“You can never over-communicate—with anybody,” Liz says.

Control Quality

Tricia Johnson, Farmers Market Manager, says that, throughout their experience moving to curbside pickup, “We’ve talked a lot about the experiential vs. commodity market and how that affects curbside pickup. For example, if I have a halfway decent-looking plant on the floor and someone chose to purchase it themselves, it’s a different situation than if I give someone a wrinkly tomato that they did not select themselves.”

Some people want to select everything themselves. “Curbside pickup is not necessarily the best solution for those people. You also might need to adjust your product mix so that what you’re delivering lives up to people’s expectations,” said Tricia. 

Staff training for quality control is also essential.  

Clearly Communicate with Customers

Speaking of communication, you can’t really over-communicate with customers either. Detailed FAQs on the website, along with detailed confirmation and “order is ready for pickup,” help head off problems before they start. Regularly update your open and closed hours, safety precautions and safety requirements (such as mask requirements) on social media listings, Google listings and website the minute a policy or open time changes.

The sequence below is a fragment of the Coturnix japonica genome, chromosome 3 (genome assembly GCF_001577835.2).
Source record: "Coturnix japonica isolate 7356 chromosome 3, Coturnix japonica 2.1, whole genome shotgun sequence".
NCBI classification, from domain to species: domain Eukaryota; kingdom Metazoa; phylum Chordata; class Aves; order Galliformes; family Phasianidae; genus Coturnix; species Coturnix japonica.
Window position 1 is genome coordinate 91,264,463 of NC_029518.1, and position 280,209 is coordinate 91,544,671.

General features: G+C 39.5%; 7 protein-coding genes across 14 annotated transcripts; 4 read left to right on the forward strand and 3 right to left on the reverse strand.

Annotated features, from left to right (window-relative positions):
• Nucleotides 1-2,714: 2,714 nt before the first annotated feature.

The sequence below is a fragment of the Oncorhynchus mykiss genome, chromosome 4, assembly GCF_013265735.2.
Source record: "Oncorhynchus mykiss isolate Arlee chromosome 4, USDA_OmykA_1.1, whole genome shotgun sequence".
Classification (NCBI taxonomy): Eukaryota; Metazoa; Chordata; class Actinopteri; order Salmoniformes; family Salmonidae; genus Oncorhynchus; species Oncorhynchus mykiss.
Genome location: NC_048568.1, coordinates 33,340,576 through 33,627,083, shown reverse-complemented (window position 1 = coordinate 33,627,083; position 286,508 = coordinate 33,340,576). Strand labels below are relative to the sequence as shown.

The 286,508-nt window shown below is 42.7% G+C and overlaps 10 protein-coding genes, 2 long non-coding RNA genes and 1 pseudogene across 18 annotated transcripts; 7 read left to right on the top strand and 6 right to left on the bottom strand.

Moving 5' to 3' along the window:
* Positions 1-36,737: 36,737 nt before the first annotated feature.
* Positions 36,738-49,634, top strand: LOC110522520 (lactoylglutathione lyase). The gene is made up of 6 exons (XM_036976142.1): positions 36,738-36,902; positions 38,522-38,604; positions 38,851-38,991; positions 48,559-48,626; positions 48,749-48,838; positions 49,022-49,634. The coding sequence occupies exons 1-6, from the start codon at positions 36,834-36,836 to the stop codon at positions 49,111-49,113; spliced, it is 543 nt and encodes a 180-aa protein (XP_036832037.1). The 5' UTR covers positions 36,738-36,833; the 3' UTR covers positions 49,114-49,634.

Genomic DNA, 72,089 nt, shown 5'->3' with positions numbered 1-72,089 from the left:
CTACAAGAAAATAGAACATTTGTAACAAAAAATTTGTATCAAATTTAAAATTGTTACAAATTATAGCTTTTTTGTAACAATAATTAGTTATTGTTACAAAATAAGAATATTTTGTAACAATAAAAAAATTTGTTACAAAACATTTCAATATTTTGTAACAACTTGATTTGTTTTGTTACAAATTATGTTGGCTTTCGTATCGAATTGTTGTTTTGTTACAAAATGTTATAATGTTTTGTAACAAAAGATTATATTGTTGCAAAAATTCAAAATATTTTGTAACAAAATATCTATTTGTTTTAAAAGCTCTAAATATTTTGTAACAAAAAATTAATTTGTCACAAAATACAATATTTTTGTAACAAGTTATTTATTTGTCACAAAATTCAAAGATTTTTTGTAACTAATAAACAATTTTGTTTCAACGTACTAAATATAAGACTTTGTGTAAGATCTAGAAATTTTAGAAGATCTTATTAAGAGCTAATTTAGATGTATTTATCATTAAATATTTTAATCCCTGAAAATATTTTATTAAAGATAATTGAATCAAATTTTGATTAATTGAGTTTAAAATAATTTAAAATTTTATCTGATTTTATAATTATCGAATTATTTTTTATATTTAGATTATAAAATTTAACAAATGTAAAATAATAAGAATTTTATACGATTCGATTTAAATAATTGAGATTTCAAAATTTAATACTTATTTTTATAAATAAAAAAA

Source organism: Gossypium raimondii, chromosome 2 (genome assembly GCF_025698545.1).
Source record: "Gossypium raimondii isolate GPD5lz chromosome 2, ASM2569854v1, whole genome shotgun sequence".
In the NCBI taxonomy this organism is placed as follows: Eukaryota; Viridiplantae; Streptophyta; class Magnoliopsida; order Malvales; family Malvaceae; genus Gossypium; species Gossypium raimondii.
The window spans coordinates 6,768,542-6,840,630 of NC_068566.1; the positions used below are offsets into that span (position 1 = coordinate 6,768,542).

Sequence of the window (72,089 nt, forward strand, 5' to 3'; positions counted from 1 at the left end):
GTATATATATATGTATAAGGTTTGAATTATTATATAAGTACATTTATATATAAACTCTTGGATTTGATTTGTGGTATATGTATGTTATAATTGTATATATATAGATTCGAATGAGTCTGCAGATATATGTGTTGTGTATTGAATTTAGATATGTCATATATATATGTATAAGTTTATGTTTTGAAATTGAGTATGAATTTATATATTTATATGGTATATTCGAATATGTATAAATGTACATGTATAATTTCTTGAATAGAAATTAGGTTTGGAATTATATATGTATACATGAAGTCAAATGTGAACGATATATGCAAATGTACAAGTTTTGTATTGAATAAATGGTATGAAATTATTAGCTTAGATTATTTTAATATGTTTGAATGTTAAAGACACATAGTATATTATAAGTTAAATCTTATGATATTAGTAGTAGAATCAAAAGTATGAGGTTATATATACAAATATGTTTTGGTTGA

“We actually found that putting tons of pictures of products on social media, as well as doing Facebook and Instagram lives, helped customers see what they were going to get before they came to get it, which also helped to set expectations,” Liz notes. 

Tweak and Refine

Rockledge Gardens started with a Google form and moved to e-commerce. They started calling people when their orders were ready and moved to emailing. It’s fine to refine. The goal is to streamline, document and keep iterating. Customers not only expect it, but they’ll be grateful to you for continuing to provide something they’ve clearly deemed essential: plants. GP


Katie Elzer-Peters is owner of The Garden of Words, LLC, a green-industry digital marketing agency. Contact her at Katie@thegardenofwords.com.